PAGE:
Most of the highlights of this book have been reported through various media. Here is my list of observations and analysis from this book:

Mike Pence was a coward. Yes he finally did the right thing by validating the election. But it appears to the reader that he was looking for a way to accommodate Donald Trump’s wishes to overturn the election results. Pence even sought the advice of that well-known constitutional scholar, Dan Quayle, as to what to do. Quayle thankfully told Pence that he had no role in overturning the election. Even after a Trump mob wanted to hang him, Pence returned to the White House and tried to mend a relationship with a man who mocked him and treated him very poorly during their four year administration.

General Mark Milley was a voice of reason during a very precarious period in our nation’s history. He understood the danger that Donald Trump represented and was very concerned that Trump would create either a war or some type of foreign policy crisis so he could stay in office. In particular Milley assured the Chinese that there would be no military actions against them. There were a few countries that were very concerned that Trump would initiate a military attack against them.

The benefit of this book was to see the campaign of Joe Biden and his first few months as President. The contrast in decency between Biden and Trump is very evident throughout the many anecdotes in this book. Unfortunately the Democratic party does not shine. Too much infighting. Lack of party discipline and unity. Too much influence by West Virginia senator Joe Manchin. One gets the sense that Biden is a placeholder and does not possess the necessary influence to put forward a transformative domestic agenda and get it passed in Congress.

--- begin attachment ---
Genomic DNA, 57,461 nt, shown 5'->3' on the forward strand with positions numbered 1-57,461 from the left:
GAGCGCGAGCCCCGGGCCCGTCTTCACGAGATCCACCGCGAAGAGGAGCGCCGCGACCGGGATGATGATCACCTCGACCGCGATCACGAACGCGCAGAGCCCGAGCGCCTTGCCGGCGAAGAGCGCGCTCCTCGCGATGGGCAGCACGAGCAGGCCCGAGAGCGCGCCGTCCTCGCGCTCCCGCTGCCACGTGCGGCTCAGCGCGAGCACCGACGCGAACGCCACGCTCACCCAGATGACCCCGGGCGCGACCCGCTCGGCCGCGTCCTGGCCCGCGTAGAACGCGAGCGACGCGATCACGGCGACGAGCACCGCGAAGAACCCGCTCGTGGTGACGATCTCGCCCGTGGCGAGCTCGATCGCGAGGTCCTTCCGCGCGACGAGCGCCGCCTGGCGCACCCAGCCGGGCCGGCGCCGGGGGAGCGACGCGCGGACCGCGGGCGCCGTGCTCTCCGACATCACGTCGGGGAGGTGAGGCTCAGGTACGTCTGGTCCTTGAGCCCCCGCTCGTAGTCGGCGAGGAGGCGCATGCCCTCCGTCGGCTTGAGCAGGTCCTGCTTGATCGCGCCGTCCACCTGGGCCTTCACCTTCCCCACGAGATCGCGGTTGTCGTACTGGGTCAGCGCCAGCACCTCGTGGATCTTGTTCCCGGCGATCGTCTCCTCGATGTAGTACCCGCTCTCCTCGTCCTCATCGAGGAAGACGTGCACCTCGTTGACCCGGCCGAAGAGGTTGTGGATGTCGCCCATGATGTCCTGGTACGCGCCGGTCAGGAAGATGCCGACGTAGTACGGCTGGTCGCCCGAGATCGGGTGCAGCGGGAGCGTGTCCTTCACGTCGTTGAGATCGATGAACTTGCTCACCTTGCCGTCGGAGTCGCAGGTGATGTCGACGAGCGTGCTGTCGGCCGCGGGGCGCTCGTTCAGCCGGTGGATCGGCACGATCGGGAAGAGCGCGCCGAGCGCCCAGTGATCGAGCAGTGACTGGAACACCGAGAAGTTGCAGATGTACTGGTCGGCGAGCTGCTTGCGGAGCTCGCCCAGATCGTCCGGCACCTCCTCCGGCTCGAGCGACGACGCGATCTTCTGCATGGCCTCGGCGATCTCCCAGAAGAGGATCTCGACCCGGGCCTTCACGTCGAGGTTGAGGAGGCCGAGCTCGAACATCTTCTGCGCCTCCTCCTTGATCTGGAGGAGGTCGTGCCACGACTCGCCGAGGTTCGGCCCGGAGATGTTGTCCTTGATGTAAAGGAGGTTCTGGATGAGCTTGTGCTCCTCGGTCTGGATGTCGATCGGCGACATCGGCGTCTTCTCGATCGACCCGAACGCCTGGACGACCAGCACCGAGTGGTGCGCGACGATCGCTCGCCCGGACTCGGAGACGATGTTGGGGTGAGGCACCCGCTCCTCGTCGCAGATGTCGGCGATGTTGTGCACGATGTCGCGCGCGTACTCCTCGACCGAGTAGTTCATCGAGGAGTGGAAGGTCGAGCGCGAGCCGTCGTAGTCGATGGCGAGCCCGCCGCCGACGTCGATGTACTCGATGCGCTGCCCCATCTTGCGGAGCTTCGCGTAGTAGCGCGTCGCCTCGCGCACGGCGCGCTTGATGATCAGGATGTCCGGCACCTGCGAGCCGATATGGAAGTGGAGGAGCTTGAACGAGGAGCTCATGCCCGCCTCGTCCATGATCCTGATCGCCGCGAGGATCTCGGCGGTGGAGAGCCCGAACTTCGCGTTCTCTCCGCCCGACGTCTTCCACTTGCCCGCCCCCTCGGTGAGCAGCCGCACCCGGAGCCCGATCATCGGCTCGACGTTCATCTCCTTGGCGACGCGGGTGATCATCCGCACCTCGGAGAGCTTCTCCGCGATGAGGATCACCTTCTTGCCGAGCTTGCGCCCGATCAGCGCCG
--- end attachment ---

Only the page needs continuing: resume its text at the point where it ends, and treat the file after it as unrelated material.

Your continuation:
Interestingly enough, there is not a lot of coverage about Vice President Kamala Harris. Biden had spoken with South Carolina congressman Jim Clyburn prior to the South Carolina primary and Biden indicated he was favorable to Kamala being on the national ticket. There is little indication how much influence Harris possesses in decision making or policy.

If you are going to read just one book about the end of the Trump presidency in 2021, this book is the best to read. Just don’t be surprised if Woodward has to write another sequel in 2024 about the re-election of Trump.

Book Review: Landslide: The Final Days of the Trump Presidency by Michael Wolff

There are so many tragedies described within this book. First, Donald Trump’s obsession with perceived fraud in the 2020 presidential election. It absolutely consumed him. Despite entreaties from some responsible Republicans, Trump continued to pursue crackpot theories and schemes that the election was stolen. His “legal team” filed hundreds of suits but no court, including the Supreme Court would listen to their case. Second, the complete fall of Mayor Rudy Giuliani. Once the hero of 9/11, he was described in this book as a drunk and a flatulent, senile old man, spinning wild conspiracy theories and urging Trump to just announce that he won the election. The third major tragedy was that approximately 74 million people voted for Donald Trump. And a significant majority of them also believed that Trump was the legitimate winner of the election.